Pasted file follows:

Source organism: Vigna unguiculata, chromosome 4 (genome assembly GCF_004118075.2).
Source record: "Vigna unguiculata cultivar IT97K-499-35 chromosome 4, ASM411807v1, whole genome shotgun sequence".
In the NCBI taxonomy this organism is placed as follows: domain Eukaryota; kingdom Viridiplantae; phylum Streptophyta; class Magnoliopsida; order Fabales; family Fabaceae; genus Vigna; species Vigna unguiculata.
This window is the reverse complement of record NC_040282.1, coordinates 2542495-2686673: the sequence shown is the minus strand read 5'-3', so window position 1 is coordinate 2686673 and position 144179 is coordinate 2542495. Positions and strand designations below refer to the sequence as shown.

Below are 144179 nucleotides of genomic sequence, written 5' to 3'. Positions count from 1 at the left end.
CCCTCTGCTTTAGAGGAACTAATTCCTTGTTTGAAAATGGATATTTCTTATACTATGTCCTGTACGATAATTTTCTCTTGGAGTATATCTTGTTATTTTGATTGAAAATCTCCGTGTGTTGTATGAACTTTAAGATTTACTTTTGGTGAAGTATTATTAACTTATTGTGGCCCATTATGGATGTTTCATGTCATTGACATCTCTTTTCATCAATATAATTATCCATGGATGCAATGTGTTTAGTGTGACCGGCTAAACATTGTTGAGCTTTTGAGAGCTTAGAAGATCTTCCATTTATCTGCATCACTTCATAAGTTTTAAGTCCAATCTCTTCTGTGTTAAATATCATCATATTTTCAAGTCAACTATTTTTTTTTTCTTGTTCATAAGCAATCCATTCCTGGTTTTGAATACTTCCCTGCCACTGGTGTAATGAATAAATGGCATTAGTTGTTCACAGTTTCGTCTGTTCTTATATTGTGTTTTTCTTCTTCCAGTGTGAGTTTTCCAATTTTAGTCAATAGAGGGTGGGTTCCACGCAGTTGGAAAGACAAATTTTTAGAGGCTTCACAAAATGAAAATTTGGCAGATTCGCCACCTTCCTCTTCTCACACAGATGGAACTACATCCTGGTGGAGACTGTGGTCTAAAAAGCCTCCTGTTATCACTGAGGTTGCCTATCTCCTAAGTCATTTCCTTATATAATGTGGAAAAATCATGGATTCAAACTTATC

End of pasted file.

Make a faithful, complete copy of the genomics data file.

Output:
Source organism: Vigna unguiculata, chromosome 4 (genome assembly GCF_004118075.2).
Source record: "Vigna unguiculata cultivar IT97K-499-35 chromosome 4, ASM411807v1, whole genome shotgun sequence".
In the NCBI taxonomy this organism is placed as follows: domain Eukaryota; kingdom Viridiplantae; phylum Streptophyta; class Magnoliopsida; order Fabales; family Fabaceae; genus Vigna; species Vigna unguiculata.
This window is the reverse complement of record NC_040282.1, coordinates 2542495-2686673: the sequence shown is the minus strand read 5'-3', so window position 1 is coordinate 2686673 and position 144179 is coordinate 2542495. Positions and strand designations below refer to the sequence as shown.

Below are 144179 nucleotides of genomic sequence, written 5' to 3'. Positions count from 1 at the left end.
CCCTCTGCTTTAGAGGAACTAATTCCTTGTTTGAAAATGGATATTTCTTATACTATGTCCTGTACGATAATTTTCTCTTGGAGTATATCTTGTTATTTTGATTGAAAATCTCCGTGTGTTGTATGAACTTTAAGATTTACTTTTGGTGAAGTATTATTAACTTATTGTGGCCCATTATGGATGTTTCATGTCATTGACATCTCTTTTCATCAATATAATTATCCATGGATGCAATGTGTTTAGTGTGACCGGCTAAACATTGTTGAGCTTTTGAGAGCTTAGAAGATCTTCCATTTATCTGCATCACTTCATAAGTTTTAAGTCCAATCTCTTCTGTGTTAAATATCATCATATTTTCAAGTCAACTATTTTTTTTTTCTTGTTCATAAGCAATCCATTCCTGGTTTTGAATACTTCCCTGCCACTGGTGTAATGAATAAATGGCATTAGTTGTTCACAGTTTCGTCTGTTCTTATATTGTGTTTTTCTTCTTCCAGTGTGAGTTTTCCAATTTTAGTCAATAGAGGGTGGGTTCCACGCAGTTGGAAAGACAAATTTTTAGAGGCTTCACAAAATGAAAATTTGGCAGATTCGCCACCTTCCTCTTCTCACACAGATGGAACTACATCCTGGTGGAGACTGTGGTCTAAAAAGCCTCCTGTTATCACTGAGGTTGCCTATCTCCTAAGTCATTTCCTTATATAATGTGGAAAAATCATGGATTCAAACTTATC